No. 65 NAI DFA Secretaries’ Files S2

William T. Cosgrave to Cardinal Gasparri (Rome)

DUBLIN, 19 April 1923

The Ministers who constitute the Executive Council, the lawfully established Government of the Irish Free State, (Saorstát Éireann,) realising the Holy Father's abiding and most paternal interest in the well-being of our dear country, desire through me as President of the Council, to submit for His Holiness's consideration the position which has arisen with reference to the visit to this country of the Right Rev. Monsignor Luzio.

Your Eminence will be aware that for some months past certain persons in Ireland have sought by force of arms to overthrow the lawful government of this State, elected by the people, and to destroy the Treaty between Great Britain and Ireland which has been solemnly approved and ratified by the elected representatives of the people of both countries, and which guarantees to us the abstention of Great Britain from all interference in the government of our country. The persons so in revolt against the lawful government by the people have attracted in their train all the lawless and criminal elements which exist in varying degree in every community, as well as those who have the most noxious moral, social and political theories to forward by any means whatever wherever opportunity offers. Hence it is that this minority in revolt have to their account a campaign darkened by murder, rapine and arson, and the note struck on the far side of Europe has found an echoing cord (sic) among these unhappy destroyers of social order.

It is gratifying to be able to assure Your Excellency that this young government and its devoted and much-enduring Army have been able to cope with the situation so full of danger that met it at the outset of its career. The forces of disorder have been gradually but surely overcome, and the revolt has now almost burnt itself out, leaving but dying embers soon to be quenched, if not encouraged to flame again by hopes foolishly aroused of achieving some even partial success.

We understand that the Right Reverend Monsignor Luzio was despatched to this country by His Holiness to transact business of an ecclesiastical character. He had no political or diplomatic mission, and therefore was not accredited to this Government which was not officially cognisant of his visit and had no official intercourse with him.

We have learned, however, that the Right Reverend Monsignor, having disposed of his ecclesiastical business, has got into close touch with some of the persons in armed revolt against this Government and indeed against the social and moral order. His Secretary has sought the support of the Press and of public bodies for a call to him to act as intermediary between the Government and the revolters against the authority of the Government. His Lordship has given audience to a number of those in revolt (including persons who have constituted themselves a pretended government).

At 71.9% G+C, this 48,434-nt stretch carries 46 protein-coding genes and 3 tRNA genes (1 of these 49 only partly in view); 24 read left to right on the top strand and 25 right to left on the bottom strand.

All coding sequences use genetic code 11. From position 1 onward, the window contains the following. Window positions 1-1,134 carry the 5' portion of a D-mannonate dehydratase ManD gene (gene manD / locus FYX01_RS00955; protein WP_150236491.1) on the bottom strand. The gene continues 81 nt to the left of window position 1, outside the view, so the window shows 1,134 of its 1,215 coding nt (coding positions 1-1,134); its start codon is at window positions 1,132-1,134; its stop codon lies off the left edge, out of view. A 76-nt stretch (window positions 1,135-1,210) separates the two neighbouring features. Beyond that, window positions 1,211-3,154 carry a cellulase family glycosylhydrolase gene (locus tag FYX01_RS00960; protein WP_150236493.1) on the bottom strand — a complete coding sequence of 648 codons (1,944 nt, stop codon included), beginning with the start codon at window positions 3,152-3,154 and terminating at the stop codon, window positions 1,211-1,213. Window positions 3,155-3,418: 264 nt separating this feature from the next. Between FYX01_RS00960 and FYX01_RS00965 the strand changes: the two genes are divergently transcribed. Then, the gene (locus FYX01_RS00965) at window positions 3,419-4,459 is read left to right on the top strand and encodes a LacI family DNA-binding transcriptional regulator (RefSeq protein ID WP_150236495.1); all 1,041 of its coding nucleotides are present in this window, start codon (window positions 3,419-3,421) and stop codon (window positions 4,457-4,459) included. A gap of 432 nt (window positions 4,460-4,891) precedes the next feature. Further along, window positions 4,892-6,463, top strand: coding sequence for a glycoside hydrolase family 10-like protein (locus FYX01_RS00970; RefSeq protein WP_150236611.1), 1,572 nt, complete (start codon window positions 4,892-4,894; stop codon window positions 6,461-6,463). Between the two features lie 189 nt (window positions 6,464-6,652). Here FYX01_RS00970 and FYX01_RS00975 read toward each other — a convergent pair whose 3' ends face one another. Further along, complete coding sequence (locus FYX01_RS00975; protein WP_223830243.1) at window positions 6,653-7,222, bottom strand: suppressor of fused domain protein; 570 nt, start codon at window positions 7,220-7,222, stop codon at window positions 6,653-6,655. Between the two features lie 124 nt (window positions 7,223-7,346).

Though the Right Reverend Monsignor has in fact produced no credentials from His Holiness for intervention in political affairs in this country, and has not presented himself officially to the Government as in any way authorised by the Holy See to intervene, his clerical position, and his previous ecclesiastical mission give to his actions a special character. The consequence is that the embers of revolt are not allowed to die. The unskilled hand of a man who has no real knowledge or understanding of the affairs of this country is fanning into continued life the destructive fires with which he should not meddle.

I can assure Your Excellency that this Government is far from wishing to show the slightest disrespect to any religious dignitary, even though it might complain of scant respect shown by him to its dignity or authority. It is, however, obvious that the circumstances of Monsignor Luzio's extended visit are in the highest degree embarrassing to the Government in its onerous work of restoring peace and order, and that serious mischief may flow from his actions.

I have, therefore, respectfully to ask Your Excellency to arrange that Monsignor Luzio's visit may not be prolonged beyond what is absolutely necessary for the completion of his ecclesiastical business (if not yet complete). In the meantime his intervention in the domain of politics or rebellion cannot be countenanced by my Government.

On my own part I take this occasion of offering my dutiful homage to His Holiness, and my humble respects to Your Excellency.

I am, with respect,
Your Excellency's
Most humble and most obedient servant,
[copy letter unsigned]
President of the Executive Council of the Irish Free State

1See No. 62 above.

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